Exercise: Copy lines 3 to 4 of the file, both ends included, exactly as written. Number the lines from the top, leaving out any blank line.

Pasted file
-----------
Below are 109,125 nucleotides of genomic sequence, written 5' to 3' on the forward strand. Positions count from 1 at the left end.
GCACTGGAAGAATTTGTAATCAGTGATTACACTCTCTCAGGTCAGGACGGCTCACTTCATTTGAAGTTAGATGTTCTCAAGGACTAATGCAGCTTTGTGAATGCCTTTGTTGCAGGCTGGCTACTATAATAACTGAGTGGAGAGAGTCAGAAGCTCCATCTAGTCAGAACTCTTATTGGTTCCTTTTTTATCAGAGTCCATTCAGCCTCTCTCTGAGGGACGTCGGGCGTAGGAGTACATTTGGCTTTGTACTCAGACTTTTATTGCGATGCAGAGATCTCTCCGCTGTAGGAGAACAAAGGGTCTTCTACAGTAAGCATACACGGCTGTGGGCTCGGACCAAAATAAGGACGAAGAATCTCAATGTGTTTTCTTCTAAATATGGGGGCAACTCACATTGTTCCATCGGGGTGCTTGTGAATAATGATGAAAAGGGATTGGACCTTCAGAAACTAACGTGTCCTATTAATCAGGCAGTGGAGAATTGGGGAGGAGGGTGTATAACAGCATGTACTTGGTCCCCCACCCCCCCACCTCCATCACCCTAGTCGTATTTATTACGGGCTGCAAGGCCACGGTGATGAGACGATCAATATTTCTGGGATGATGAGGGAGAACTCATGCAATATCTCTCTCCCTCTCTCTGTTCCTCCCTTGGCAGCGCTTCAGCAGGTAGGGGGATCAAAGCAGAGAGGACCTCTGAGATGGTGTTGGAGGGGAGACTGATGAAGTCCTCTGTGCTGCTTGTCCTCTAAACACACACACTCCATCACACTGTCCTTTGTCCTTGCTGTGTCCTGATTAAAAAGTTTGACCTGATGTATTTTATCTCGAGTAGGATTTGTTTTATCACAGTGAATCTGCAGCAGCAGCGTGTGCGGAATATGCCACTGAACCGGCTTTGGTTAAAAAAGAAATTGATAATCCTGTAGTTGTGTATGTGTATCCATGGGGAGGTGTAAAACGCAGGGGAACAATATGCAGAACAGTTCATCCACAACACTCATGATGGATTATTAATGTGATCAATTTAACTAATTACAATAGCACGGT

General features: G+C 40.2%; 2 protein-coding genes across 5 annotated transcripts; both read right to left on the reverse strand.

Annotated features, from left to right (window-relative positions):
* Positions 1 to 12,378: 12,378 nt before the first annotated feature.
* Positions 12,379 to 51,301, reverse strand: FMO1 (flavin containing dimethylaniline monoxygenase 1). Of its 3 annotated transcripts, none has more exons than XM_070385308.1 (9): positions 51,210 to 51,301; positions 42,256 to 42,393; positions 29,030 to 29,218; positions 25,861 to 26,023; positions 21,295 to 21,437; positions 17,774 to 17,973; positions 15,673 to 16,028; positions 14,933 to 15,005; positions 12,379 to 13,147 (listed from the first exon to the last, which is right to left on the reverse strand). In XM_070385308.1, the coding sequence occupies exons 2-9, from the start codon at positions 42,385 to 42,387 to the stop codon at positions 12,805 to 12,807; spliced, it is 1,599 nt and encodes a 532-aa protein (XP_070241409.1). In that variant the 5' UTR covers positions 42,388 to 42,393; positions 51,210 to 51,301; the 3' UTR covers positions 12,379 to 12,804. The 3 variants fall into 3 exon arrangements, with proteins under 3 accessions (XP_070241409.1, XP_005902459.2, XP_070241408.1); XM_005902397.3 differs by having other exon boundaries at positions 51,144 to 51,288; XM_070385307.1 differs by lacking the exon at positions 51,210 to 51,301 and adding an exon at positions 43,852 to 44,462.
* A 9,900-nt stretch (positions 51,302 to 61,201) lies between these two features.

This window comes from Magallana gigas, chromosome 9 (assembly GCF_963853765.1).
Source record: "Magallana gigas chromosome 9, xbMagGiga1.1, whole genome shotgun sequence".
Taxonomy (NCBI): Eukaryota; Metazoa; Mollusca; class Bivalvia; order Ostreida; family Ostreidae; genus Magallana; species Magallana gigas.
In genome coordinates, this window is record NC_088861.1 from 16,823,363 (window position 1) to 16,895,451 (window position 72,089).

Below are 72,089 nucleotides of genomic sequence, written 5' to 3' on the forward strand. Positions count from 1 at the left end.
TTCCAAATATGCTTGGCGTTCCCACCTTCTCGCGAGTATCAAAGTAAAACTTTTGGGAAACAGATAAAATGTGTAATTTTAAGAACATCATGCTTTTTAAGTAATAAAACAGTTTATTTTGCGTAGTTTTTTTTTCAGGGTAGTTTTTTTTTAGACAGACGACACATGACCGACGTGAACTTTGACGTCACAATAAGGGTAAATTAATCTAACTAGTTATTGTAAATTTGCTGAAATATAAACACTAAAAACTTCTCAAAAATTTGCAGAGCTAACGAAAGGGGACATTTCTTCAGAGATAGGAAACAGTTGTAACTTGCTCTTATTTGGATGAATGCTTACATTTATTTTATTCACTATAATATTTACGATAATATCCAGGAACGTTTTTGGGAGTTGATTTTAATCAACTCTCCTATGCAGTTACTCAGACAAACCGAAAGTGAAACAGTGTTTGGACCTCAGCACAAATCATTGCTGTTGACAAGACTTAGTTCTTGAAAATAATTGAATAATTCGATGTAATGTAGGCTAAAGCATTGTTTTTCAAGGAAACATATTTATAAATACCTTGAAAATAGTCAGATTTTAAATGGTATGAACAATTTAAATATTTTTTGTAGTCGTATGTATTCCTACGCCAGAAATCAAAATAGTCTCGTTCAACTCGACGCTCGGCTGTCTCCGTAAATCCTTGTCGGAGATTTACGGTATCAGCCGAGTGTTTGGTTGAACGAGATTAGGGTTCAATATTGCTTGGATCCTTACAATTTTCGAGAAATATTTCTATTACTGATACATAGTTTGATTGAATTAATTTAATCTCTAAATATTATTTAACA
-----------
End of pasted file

General features: G+C 40.2%; 2 protein-coding genes across 5 annotated transcripts; both read right to left on the reverse strand.

Annotated features, from left to right (window-relative positions):